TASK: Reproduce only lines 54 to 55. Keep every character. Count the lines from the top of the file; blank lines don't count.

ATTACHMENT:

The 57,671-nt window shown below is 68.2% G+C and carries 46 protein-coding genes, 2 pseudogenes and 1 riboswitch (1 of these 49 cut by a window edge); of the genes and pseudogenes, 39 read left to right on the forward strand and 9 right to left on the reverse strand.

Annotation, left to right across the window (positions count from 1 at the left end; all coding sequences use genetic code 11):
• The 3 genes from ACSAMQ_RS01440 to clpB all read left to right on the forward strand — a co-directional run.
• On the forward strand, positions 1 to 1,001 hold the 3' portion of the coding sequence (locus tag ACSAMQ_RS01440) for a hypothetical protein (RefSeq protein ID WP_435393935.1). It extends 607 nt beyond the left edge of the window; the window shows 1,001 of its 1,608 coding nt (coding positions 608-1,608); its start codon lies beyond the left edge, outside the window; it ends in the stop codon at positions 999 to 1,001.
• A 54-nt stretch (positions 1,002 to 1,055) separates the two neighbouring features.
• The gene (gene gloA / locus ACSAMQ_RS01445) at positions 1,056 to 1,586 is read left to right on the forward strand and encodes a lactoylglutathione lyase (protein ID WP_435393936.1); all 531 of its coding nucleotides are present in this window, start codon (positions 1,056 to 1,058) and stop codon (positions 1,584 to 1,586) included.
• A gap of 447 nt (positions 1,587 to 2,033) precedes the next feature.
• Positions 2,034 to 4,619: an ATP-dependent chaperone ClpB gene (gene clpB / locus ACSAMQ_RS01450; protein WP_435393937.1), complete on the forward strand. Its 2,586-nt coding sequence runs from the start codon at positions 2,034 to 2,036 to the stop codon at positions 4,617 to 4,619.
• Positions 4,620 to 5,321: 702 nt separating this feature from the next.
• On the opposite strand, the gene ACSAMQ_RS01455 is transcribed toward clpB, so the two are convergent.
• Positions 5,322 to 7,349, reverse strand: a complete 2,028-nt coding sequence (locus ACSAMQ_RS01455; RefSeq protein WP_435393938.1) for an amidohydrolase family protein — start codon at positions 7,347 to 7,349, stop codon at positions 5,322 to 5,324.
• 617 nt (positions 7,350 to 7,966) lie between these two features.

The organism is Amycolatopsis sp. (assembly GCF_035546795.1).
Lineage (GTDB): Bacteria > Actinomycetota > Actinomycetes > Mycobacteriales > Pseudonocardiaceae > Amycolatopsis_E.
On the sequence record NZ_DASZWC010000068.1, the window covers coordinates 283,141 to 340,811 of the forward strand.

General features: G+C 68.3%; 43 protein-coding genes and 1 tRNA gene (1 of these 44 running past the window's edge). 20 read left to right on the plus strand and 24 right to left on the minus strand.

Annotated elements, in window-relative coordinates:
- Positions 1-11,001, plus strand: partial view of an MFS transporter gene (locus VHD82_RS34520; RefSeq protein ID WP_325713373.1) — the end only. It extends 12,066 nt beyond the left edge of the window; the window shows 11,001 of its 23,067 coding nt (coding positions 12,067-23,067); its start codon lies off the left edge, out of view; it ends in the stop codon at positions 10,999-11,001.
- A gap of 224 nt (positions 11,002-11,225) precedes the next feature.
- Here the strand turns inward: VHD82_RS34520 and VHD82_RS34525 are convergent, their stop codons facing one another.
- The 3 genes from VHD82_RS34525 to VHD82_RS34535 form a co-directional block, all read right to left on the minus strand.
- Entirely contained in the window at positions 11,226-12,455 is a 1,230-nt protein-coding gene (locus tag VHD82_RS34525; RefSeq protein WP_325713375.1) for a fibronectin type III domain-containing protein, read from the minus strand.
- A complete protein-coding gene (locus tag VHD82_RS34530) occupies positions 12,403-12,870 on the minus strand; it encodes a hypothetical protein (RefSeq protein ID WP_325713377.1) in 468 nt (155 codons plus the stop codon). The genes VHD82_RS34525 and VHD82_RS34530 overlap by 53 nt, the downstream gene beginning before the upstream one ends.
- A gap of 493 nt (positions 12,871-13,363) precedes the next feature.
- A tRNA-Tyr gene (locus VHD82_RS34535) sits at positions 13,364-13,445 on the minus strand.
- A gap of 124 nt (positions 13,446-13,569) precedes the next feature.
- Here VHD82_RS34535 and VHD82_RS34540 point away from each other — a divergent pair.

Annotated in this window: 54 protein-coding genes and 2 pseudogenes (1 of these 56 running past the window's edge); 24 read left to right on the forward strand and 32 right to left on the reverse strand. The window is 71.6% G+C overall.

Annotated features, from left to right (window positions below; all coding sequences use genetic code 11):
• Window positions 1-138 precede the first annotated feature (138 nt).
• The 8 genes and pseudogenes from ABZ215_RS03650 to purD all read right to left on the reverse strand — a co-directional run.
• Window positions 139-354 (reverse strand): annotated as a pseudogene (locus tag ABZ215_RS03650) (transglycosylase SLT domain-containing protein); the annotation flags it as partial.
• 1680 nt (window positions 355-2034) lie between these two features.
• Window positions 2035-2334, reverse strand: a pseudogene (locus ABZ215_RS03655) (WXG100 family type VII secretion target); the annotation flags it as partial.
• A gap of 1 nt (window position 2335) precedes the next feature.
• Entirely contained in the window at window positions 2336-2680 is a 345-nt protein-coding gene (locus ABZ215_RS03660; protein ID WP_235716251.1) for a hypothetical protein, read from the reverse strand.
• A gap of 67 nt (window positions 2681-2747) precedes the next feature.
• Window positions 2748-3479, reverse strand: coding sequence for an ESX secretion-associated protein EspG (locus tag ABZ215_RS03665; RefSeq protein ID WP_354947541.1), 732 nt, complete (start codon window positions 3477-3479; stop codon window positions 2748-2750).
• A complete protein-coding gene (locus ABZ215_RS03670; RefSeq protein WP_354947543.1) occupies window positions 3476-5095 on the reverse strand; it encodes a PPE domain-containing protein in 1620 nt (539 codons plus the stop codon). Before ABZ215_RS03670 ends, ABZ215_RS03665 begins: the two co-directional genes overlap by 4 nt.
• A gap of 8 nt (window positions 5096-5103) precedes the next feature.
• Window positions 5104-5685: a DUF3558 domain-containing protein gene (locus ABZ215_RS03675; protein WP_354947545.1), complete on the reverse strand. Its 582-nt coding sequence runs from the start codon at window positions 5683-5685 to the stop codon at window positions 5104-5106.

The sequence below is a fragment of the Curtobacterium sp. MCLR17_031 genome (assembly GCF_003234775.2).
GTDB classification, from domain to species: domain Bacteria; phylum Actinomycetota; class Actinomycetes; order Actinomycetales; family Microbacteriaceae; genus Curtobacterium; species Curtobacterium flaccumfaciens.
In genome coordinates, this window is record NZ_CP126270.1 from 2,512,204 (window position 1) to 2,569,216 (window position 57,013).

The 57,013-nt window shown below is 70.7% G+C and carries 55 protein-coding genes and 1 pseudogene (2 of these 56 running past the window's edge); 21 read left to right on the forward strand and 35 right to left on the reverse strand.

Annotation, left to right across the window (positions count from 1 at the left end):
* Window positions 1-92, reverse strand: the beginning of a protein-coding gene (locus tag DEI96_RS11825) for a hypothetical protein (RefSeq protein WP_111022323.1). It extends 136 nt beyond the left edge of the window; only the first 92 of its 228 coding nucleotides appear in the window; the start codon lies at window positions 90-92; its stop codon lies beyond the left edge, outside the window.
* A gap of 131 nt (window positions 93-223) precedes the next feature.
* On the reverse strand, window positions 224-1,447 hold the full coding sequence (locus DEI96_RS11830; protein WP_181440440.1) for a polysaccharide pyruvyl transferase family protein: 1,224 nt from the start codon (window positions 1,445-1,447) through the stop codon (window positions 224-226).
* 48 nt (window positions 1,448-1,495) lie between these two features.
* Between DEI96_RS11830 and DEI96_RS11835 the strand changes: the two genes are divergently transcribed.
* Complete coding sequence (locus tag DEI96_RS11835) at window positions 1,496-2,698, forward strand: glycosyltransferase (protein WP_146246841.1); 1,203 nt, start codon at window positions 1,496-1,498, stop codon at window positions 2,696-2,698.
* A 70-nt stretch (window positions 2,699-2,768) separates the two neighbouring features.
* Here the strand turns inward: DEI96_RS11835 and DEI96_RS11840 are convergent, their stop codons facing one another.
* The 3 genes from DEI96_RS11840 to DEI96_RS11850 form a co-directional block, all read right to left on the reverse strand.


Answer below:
* Here the strand turns inward: DEI96_RS11835 and DEI96_RS11840 are convergent, their stop codons facing one another.
* The 3 genes from DEI96_RS11840 to DEI96_RS11850 form a co-directional block, all read right to left on the reverse strand.